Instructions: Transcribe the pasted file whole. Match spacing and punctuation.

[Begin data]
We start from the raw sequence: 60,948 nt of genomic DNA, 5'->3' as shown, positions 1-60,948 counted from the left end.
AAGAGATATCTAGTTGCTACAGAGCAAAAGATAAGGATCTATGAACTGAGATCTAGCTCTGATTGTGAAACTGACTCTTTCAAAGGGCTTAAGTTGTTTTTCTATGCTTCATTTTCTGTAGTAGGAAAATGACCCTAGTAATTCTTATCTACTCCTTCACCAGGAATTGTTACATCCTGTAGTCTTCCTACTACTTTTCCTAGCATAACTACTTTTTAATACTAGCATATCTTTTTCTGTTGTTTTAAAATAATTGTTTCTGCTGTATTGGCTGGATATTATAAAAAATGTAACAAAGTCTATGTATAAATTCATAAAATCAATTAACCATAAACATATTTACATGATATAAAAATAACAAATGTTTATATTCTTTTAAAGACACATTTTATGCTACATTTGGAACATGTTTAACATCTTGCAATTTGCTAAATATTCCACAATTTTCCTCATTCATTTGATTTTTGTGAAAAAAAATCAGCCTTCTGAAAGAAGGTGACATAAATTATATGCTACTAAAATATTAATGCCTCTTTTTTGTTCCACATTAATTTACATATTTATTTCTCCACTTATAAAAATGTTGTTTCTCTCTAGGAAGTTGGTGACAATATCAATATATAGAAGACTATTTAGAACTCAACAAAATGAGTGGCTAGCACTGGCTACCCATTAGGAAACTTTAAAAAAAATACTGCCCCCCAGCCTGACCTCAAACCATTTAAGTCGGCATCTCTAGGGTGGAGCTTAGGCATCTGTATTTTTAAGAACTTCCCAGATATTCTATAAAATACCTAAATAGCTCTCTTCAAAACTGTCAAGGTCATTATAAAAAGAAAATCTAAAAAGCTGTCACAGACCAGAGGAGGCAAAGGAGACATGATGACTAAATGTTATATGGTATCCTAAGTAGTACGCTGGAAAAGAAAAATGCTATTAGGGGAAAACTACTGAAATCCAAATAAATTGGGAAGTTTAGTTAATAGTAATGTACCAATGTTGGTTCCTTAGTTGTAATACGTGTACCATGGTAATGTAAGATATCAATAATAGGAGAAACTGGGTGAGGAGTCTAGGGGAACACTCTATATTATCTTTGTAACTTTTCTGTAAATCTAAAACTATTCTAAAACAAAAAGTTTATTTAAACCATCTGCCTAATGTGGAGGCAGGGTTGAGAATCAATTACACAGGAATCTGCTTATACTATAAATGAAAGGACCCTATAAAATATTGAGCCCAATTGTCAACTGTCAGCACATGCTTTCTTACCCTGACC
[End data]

We start from the raw sequence: 60,948 nt of genomic DNA, 5'->3' as shown, positions 1-60,948 counted from the left end.
AAGAGATATCTAGTTGCTACAGAGCAAAAGATAAGGATCTATGAACTGAGATCTAGCTCTGATTGTGAAACTGACTCTTTCAAAGGGCTTAAGTTGTTTTTCTATGCTTCATTTTCTGTAGTAGGAAAATGACCCTAGTAATTCTTATCTACTCCTTCACCAGGAATTGTTACATCCTGTAGTCTTCCTACTACTTTTCCTAGCATAACTACTTTTTAATACTAGCATATCTTTTTCTGTTGTTTTAAAATAATTGTTTCTGCTGTATTGGCTGGATATTATAAAAAATGTAACAAAGTCTATGTATAAATTCATAAAATCAATTAACCATAAACATATTTACATGATATAAAAATAACAAATGTTTATATTCTTTTAAAGACACATTTTATGCTACATTTGGAACATGTTTAACATCTTGCAATTTGCTAAATATTCCACAATTTTCCTCATTCATTTGATTTTTGTGAAAAAAAATCAGCCTTCTGAAAGAAGGTGACATAAATTATATGCTACTAAAATATTAATGCCTCTTTTTTGTTCCACATTAATTTACATATTTATTTCTCCACTTATAAAAATGTTGTTTCTCTCTAGGAAGTTGGTGACAATATCAATATATAGAAGACTATTTAGAACTCAACAAAATGAGTGGCTAGCACTGGCTACCCATTAGGAAACTTTAAAAAAAATACTGCCCCCCAGCCTGACCTCAAACCATTTAAGTCGGCATCTCTAGGGTGGAGCTTAGGCATCTGTATTTTTAAGAACTTCCCAGATATTCTATAAAATACCTAAATAGCTCTCTTCAAAACTGTCAAGGTCATTATAAAAAGAAAATCTAAAAAGCTGTCACAGACCAGAGGAGGCAAAGGAGACATGATGACTAAATGTTATATGGTATCCTAAGTAGTACGCTGGAAAAGAAAAATGCTATTAGGGGAAAACTACTGAAATCCAAATAAATTGGGAAGTTTAGTTAATAGTAATGTACCAATGTTGGTTCCTTAGTTGTAATACGTGTACCATGGTAATGTAAGATATCAATAATAGGAGAAACTGGGTGAGGAGTCTAGGGGAACACTCTATATTATCTTTGTAACTTTTCTGTAAATCTAAAACTATTCTAAAACAAAAAGTTTATTTAAACCATCTGCCTAATGTGGAGGCAGGGTTGAGAATCAATTACACAGGAATCTGCTTATACTATAAATGAAAGGACCCTATAAAATATTGAGCCCAATTGTCAACTGTCAGCACATGCTTTCTTACCCTGACC